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Need help choosing a stepper motor? Learn how to select the right stepper motor for your application. Includes helpful hints, and live demos. Part I is the basics, Part II is how to calculate torque and inertia and use that to select a motor. Part III looks at real world examples and shows why calculations don't always match real world results.

You can find the SureStep Stepping Systems User Manual, p/n STP-SYS-M-WO, used in this video at: https://cdn.automationdirect.com/static/manuals/surestepmanual/surestepmanual.html

Here is also a helpful library post on our website, "Starting With Steppers" : https://library.automationdirect.com/starting-with-steppers-part-one-of-a-two-part-series-issue-21-2011/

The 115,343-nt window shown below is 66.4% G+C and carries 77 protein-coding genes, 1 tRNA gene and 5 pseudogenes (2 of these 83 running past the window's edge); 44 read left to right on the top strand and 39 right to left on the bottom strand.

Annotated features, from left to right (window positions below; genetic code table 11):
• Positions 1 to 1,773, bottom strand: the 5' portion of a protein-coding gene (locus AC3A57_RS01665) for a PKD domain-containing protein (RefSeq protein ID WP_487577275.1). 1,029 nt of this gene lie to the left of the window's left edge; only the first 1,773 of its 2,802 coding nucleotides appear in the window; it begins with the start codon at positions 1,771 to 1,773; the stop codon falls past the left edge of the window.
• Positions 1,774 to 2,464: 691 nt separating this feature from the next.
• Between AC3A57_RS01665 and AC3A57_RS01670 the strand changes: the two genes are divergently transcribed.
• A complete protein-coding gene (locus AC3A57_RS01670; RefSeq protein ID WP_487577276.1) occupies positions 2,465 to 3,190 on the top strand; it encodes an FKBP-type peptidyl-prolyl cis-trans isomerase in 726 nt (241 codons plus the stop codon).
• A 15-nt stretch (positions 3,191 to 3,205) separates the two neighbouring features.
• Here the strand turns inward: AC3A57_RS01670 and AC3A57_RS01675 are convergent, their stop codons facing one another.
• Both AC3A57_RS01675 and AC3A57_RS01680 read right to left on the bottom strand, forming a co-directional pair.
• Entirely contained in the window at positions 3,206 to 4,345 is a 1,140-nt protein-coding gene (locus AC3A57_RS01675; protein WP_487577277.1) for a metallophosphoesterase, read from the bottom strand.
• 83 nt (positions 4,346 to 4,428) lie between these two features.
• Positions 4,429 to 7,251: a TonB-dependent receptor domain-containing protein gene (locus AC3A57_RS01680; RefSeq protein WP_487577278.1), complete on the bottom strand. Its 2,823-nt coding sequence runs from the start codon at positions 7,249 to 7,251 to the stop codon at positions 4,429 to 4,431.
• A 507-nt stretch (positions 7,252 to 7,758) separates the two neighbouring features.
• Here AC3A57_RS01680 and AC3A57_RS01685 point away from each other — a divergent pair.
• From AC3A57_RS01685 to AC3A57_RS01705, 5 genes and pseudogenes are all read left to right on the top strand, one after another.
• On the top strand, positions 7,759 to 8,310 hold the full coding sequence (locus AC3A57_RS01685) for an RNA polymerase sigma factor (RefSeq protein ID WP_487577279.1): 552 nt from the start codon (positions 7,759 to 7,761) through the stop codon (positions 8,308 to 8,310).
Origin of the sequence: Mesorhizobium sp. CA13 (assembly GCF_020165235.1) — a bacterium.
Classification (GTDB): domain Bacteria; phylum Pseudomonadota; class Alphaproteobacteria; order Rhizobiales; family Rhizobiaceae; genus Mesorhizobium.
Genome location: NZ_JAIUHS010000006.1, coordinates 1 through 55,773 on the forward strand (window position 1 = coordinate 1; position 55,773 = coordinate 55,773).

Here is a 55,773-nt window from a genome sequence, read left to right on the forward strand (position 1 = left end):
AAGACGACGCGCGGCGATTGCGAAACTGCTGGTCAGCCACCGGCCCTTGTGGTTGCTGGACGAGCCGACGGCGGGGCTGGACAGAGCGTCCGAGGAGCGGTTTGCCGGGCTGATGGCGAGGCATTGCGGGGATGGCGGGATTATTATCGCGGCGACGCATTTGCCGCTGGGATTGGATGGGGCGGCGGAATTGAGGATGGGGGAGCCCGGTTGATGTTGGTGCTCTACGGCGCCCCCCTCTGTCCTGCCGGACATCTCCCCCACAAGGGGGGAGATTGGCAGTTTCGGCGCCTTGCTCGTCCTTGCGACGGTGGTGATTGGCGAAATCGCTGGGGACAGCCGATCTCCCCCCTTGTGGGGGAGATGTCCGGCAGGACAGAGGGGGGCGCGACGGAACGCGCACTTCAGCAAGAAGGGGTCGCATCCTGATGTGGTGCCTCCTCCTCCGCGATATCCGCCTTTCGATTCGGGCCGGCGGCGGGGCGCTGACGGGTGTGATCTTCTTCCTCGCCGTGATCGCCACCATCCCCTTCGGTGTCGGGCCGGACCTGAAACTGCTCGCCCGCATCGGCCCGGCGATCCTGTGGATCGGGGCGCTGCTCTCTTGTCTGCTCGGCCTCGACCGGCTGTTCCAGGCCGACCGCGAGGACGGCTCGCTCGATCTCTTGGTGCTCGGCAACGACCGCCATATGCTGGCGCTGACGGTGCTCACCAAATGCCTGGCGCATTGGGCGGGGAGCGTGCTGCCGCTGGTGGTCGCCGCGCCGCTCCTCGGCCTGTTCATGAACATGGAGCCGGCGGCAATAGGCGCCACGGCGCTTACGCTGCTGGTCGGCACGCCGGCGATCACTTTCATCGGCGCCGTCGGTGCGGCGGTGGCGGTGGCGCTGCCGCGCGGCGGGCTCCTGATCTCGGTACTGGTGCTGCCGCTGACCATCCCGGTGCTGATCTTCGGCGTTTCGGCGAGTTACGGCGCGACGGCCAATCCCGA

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Welcome Back. In part one we saw it was pretty easy to calculate the number of pulses needed, the step resolution and the motor speed. In this video we’ll learn how to calculate the torque required and then use that and the speed to select a motor. We’ll also take a look at how to use that information to so the same thing for other types of mechanisms. Here we go. Step 4: How much Torque do we need to move the carriage on the linear slide? The total torque we need to worry about is how much Torque it takes to keep things moving and how much torque it takes to accelerate the load. And acceleration torque is inertia times the change in speed over the change in time. What exactly is inertia? It’s just a measure of how much an object resists being moved. And it’s solely dependent on the mass of the object. For example, which is harder to get moving – a clay brick or a Styrofoam brick? The clay brick of course. Why? Because it has more mass. And because it has more mass it takes more force to get it moving. That force has to be large enough to overcome what? The inertia of the object. So inertia is just a measure of how much an object doesn’t want to be moved. And since we are rotating stuff here, we need torque to get it moving. Get what moving? Well, for a linear slide: The motor has to rotate, the gearbox has to rotate, the coupler has to rotate, the screw has to rotate, and the carriage has to move. And all of those things have mass so they all have inertia – which means they are all going to work against us when we try to get things moving. So we need to sum all of those inertia’s to get the total inertia. The gearbox impacts the inertia of everything behind it by the square of the gear ratio. In our example we don’t have a gear box so there is no inertia and the gear ratio is 1 to 1 so that gets rid of this term. If you look in the SureStep user manual, Appendix C there’s a whole bunch of scary looking equations that show you how to calculate all of this stuff. And while you CAN do all that math that if you want to, there is a MUCH easier way to do it. For the motor inertia, we just go to the spec sheet and see the inertia of the rotor is 0.56 oz.-inches squared. If you don’t know what motor you are using yet, just leave it blank. You can add it in later once you have selected one to make sure it doesn’t affect anything. And if we go to the lead screw spec sheet – look at this! It’s already calculated the inertia of everything associated with the linear slide AND it gives us a factor we multiply the payload mass by to give us that inertia. Be careful here – is this the weight in pounds? No, it’s the mass. And since force is mass times acceleration, we just divide the payload weight by the acceleration – which is gravity in this case, 32.2 feet per second per second, or since we need inches in this example that would be 386.4 inches per second per second. This slide can handle 110 pounds, so let’s divide that by the acceleration to get our mass number, multiply that by the handy inertia factor and we now have the inertia for this payload and the system inertia of the carriage and coupler. Let’s add those to our chart. If we had a gear box, same thing – just get the inertia from that datasheet. We don’t have a gear box but if we did, we would put it’s here and divide the downstream inertias by the square of the gear ratio. This is really important: We need for all of our inertia values to be in the same units. For this demo we want ounce inch seconds squared so when we’re done we can just read the answer right off the motor curves which are in ounce inches of torque. The only problem is all of these units are different and how in the world do you convert these units with inches squared to these units with seconds squared – that doesn’t seem right does it? Here’s the trick. Go out on the web and search for an inertia units converter. Put the units you have here, the units you want here and there’s the answer. Easy. Here’s all of our inertia’s converted to the correct units. The bottom line is we didn’t have to do any math did we? AutomationDirect provides all the inertias we need in the data sheets and we used an on line calculator to do the units conversions. So to get the acceleration torque, we just sum those, multiply by the change in speed in revolutions per second - which we found back in step one of this video series – and divide that by the change in speed in seconds – which is our ramp time. To get rid of this revolutions term we just multiply by 2 pi radians per revolution. We now know the Torque needed to overcome acceleration inertia. The other Torque term is just the torque needed to overcome friction, gravity and any other external influences. Gravity is important if you are lifting something – we aren’t so we’ll set that to zero. Friction is if there is any additional drag on the system – that was built into the numbers we got from the datasheet, so we can set that to zero. The External Toruqe is to account for any other additional drag that might be placed on the system. Maybe you’re pulling something out from a stack and the weight of the stuff above it is adding drag for example - we don’t have any of that so we’ll set that one to zero. So we just looked up the inertia numbers in the datasheets, summed them, and then multiplied by the change in speed and divided by the change in time. That’s it. We now have the torque required by the motor and the max speed, so we can flip over to the motor curves and see how we stack up. Our max level is at 720 RPM and .35 oz-in of torque. As you can see, we are not even coming close to stressing this motor – even with the full 110 lbs of load on the slide! And that’s not really a surprise because all of the weight is being supported by the slide – not the motor – and the 0.2 pitch screw has a lot of mechanical advantage. Which also explains why we didn’t need a gear box for this application. For applications where more torque IS required, we recommend that you leave yourself 50% head room on these charts – treat these curves as the absolute maximum that you do not want to exceed. What if you wanted to use belts and pulleys instead of a lead screw. Well, it’s the same thing right? You just gather up the inertias calculate the torque and lookup which motor you need to do the job. The only difference is you’re not going to find a lot of the inertia values for pulleys and indexing tables, so you will have to fall back to the equations in the user manual to calculate those. The good news is there are step by step examples in the user manual showing you exactly how to do it for all three – linear slides, belts and pulleys and indexing tables. By the way, did you know that AutomationDirect has a free tool that helps you with all of this? It’s the Visual Sizer and it’s a free download from here. It’s intended for servo systems, but it works perfectly for Steppers too. You just build your system, enter each devices specs, setup your velocity profile, specify your motor and you instantly see how much torque you will need. And it even handles S-Curves and triangular and trapezoidal profiles. You can then view your system performance. Here’s what the motor is capable of peak and rated and what your system requires, peak and RMS. If you do a lot of this kind of stuff it’s worth spending the time to learn how to use this really cool tool. Regardless of how you calculate the inertia, please remember that these calculated numbers are just a good starting point. You still need to apply some experience and common sense. So, how close are these calculated numbers to the actual measured numbers? Well, check out the next video where we compare these calculated numbers with real live results … If you need any help with selecting an AutomationDirect Stepper Motor please contact AutomationDirect’s free, award winning support team during regular business hours – they will be happy to help. And don’t forget the forums. There are lots of folks there that love to share their years of experience. Just don’t post and questions directed at AutomationDirect’s support staff there, they don’t monitor the forums on a regular basis.